Send to

Choose Destination
Virology. 1994 Feb 15;199(1):188-99.

Studies of a putative amphipathic helix in the N-terminus of poliovirus protein 2C.

Author information

Department of Microbiology, School of Medicine, State University of New York at Stony Brook 11794-5222.


Poliovirus protein 2C contains near its N-terminus a putative amphipathic helix which is well conserved among picornaviruses. Three mutants were constructed within this region by site-directed mutagenesis. In the first mutant (pT7XL2-2C-N1) two glutamic acids were replaced with valines at the boundary of the charged and uncharged faces of the helix. The second mutant (pT7XL2-2C-N2) contains an isoleucine to lysine change in the hydrophobic half; in the third mutant (pT7XL2-2C-N3) two lysines were replaced with threonines in the hydrophilic half of the helix. Upon transfection of HeLa cells with RNA transcripts made from these plasmids only pT7XL2-2C-N1 yielded viable virus (W1-2C-N1) which had a small-plaque phenotype. A large-plaque revertant of this virus, W1-2C-N1R, was found to contain the original glutamic acid at one of the mutated sites (E19). There is no detectable minus-stranded RNA synthesis following transfection of HeLa cells with transcript RNAs of the other two plasmids, pT7XL2-2C-N2 and -N3. In vitro translation of these two mutant RNA transcripts in HeLa extracts revealed processing abnormalities in the P2/P3 region of the polyprotein. This leads to a nearly complete absence of 2C and 3AB, which might be the primary cause of defective viral RNA synthesis. The putative amphipathic helix was found to overlap a consensus binding site for double-stranded RNA.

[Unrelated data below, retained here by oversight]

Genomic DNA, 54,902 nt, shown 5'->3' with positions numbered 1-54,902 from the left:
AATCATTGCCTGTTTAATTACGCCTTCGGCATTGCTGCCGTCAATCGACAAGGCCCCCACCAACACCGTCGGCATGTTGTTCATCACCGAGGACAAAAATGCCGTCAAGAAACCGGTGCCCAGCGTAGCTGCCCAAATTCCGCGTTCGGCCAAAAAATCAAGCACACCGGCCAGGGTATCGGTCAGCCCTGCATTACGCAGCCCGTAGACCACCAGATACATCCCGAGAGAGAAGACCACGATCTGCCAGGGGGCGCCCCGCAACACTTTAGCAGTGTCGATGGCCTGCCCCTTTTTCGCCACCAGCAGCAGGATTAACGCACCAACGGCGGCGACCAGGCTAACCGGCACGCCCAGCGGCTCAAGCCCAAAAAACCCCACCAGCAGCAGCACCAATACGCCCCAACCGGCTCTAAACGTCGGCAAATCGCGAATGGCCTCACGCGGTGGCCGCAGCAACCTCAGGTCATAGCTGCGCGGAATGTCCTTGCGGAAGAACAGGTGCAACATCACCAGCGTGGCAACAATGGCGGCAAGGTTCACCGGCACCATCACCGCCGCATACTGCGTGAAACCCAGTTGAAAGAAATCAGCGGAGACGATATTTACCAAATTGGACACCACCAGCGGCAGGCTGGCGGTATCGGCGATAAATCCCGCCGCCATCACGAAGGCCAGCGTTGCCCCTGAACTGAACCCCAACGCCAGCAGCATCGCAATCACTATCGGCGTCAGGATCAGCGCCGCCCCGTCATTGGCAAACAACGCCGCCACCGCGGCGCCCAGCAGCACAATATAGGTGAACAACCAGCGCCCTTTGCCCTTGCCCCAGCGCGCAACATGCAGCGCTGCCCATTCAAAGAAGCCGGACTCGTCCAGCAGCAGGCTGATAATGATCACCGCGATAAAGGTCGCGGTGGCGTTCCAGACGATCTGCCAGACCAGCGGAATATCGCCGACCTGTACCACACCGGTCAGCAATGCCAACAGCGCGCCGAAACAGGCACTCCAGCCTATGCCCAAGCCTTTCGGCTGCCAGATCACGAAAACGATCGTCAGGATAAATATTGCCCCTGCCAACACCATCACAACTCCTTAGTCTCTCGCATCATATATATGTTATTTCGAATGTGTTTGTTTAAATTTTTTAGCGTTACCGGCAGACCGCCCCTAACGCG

[Indexed for MEDLINE]

Supplemental Content

Full text links

Icon for Elsevier Science
Loading ...
Support Center